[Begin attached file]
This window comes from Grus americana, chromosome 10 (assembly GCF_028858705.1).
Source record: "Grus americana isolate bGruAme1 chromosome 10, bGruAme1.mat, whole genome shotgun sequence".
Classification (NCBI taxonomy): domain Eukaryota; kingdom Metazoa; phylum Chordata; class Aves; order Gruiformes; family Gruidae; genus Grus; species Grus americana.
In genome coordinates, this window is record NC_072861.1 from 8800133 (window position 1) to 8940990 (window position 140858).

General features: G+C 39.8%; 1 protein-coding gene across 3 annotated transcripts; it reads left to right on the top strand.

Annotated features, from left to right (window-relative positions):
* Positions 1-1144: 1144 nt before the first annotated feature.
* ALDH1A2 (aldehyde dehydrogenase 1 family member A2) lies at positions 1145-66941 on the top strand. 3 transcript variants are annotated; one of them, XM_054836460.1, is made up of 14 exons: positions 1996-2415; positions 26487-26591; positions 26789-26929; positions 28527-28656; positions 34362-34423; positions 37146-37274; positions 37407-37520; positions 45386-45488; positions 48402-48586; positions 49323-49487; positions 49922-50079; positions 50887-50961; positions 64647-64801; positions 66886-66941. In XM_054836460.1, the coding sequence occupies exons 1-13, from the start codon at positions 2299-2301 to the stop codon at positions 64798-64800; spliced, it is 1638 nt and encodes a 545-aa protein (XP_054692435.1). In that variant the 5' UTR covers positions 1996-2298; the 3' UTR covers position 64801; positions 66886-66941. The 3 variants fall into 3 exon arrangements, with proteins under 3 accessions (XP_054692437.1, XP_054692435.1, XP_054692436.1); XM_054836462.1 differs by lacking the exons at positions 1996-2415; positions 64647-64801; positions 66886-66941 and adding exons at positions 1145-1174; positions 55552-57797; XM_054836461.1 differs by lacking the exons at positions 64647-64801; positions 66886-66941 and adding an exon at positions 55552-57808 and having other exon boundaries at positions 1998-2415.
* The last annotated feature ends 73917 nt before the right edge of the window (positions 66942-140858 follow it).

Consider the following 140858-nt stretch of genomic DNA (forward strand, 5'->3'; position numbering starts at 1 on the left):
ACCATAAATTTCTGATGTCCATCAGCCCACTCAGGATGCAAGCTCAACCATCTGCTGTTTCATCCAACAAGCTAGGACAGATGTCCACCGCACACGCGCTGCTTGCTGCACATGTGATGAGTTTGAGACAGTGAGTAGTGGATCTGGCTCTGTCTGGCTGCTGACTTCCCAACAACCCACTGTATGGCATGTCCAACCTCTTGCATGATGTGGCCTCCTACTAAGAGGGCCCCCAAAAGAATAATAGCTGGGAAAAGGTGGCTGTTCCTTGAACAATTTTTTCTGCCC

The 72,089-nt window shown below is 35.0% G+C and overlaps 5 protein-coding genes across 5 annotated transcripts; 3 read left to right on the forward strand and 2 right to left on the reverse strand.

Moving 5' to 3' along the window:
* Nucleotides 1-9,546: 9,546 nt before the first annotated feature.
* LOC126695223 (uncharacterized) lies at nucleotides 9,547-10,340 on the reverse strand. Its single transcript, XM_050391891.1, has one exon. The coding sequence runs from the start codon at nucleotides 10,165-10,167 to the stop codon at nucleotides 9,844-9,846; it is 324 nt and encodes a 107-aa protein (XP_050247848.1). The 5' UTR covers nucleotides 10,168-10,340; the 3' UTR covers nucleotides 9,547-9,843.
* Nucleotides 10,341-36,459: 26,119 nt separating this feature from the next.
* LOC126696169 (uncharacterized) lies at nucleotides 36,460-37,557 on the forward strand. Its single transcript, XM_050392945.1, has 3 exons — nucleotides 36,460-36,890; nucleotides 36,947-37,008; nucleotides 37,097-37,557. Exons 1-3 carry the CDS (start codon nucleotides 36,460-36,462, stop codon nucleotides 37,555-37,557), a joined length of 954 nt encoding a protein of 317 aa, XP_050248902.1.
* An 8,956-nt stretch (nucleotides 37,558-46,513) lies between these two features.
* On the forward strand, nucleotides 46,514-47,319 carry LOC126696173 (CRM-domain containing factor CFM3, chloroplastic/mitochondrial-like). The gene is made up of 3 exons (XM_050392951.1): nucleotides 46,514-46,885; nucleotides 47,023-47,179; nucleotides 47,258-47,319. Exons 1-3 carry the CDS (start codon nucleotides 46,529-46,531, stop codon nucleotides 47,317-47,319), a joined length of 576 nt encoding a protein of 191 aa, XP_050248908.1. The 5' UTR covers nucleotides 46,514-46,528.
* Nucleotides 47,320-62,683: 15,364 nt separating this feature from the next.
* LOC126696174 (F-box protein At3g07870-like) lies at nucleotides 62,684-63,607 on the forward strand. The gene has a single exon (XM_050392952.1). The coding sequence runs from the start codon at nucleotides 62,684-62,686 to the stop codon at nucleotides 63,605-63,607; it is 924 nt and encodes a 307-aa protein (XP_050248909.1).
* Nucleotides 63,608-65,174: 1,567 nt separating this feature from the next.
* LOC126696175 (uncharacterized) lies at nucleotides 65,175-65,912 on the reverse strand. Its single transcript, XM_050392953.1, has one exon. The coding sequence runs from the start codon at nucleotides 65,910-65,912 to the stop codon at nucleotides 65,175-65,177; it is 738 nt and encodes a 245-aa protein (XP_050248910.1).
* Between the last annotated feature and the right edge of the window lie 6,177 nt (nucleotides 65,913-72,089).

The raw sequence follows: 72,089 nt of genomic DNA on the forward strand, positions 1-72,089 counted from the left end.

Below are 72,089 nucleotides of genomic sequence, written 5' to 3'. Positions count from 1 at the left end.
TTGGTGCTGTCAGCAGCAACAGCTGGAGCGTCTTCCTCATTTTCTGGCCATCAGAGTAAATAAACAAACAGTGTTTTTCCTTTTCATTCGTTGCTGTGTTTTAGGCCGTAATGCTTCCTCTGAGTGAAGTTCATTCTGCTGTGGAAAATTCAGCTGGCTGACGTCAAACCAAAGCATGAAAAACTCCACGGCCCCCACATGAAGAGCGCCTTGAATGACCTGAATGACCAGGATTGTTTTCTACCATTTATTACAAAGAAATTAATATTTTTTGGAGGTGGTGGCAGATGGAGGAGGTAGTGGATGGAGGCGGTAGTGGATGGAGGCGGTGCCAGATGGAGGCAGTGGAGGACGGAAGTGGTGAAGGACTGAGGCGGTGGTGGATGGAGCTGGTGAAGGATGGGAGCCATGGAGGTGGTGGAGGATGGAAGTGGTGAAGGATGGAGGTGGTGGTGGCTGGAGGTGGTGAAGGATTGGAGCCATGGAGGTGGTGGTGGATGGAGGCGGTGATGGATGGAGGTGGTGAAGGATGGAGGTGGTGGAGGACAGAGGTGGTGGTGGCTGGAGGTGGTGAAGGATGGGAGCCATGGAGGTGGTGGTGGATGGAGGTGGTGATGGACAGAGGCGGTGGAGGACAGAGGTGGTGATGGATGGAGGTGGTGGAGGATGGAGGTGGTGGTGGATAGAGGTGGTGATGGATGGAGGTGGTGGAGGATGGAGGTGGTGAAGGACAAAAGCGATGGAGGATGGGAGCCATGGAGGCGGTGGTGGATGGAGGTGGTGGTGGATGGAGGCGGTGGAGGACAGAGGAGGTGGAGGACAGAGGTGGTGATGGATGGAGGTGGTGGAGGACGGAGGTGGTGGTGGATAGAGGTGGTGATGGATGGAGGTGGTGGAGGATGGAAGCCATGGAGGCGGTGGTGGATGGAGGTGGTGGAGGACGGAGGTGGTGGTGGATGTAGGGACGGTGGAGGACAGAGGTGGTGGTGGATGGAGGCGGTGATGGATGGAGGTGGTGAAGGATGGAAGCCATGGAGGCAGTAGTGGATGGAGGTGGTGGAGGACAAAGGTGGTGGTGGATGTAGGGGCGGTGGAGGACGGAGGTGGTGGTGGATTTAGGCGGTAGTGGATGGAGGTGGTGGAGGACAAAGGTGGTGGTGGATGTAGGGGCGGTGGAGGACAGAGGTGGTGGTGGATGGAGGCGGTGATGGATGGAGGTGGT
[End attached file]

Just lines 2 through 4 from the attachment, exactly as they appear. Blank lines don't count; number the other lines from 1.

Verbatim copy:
Source record: "Grus americana isolate bGruAme1 chromosome 10, bGruAme1.mat, whole genome shotgun sequence".
Classification (NCBI taxonomy): domain Eukaryota; kingdom Metazoa; phylum Chordata; class Aves; order Gruiformes; family Gruidae; genus Grus; species Grus americana.
In genome coordinates, this window is record NC_072861.1 from 8800133 (window position 1) to 8940990 (window position 140858).